Which means that, while this latest DM/TPA herd of bloated felines may be little different from their predecessors and their monetary avarice probably no greater, the desperate world in which that avarice is nowadays being pursued does – for me, anyway – make it that much sadder and more sickeningly repugnant.
Two cheers at least, then, for the DM/TPA for making the most of the Freedom of Information (FoI) Act while they can – before, ironically, public sector-detesting ministers start significantly curbing its powers – to produce “the most detailed audit of state earnings ever”. Nauseating as much of it is, this ordure is, in all senses, of public interest.
There’s the NHS boss who earned £845,000 a year, but still claimed a £1.40 bus ride on expenses; the police chief earning £737,000 while his force was laying off staff by the hundred; the hospital trust CE with a £1.26 million pay package; the Welsh council CE who claimed £2,368 a month to drive his Porsche to work, and subsequently left the council “in disgrace” – and with a punishing £277,000 pay off. And many, many more.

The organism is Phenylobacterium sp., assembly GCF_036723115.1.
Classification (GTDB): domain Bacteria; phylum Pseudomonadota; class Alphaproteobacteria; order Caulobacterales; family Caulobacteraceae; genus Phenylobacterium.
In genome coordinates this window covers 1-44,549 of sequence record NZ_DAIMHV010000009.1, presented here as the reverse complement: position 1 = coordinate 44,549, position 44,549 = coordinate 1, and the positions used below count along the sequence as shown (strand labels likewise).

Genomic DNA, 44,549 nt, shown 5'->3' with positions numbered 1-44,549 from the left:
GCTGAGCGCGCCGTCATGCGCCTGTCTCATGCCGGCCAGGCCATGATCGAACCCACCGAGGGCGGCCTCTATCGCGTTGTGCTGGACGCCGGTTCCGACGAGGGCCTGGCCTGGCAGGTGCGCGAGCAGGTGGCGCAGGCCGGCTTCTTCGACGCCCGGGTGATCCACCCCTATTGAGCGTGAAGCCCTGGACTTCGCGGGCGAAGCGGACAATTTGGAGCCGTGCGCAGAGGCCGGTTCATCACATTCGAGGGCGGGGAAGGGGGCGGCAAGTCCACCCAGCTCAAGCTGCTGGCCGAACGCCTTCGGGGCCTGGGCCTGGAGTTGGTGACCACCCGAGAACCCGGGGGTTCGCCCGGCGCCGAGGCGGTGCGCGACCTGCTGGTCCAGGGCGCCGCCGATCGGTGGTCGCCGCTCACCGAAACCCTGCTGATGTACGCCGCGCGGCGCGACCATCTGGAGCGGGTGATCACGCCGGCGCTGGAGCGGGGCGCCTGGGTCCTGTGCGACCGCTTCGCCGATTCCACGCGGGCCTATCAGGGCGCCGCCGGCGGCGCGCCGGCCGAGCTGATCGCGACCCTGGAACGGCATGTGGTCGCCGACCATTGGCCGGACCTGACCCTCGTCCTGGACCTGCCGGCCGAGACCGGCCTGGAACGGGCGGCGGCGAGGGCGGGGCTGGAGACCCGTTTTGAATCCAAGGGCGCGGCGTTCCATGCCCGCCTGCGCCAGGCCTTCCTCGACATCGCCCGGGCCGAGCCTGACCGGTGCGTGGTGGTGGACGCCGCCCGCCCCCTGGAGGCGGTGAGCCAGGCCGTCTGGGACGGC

Understandably, as with the greedy MPs a few years ago, it’s these individual cases that provide the headlines and pictures – their mansions and holiday homes, polished Porsches, and smug fat cat grins – but the underlying system and technical details that are actually the more important.
How widespread, for instance, remains the practice of councils paying senior officers ‘off the books’ or through an agency – a tax avoidance scam now supposedly prohibited to public bodies? Who decides it’s a ‘best value’ benefit for council tax payers to cough up for already well remunerated officers’ private health insurance, and for ‘compensation’, should they, heaven forfend, have to ‘go NHS’?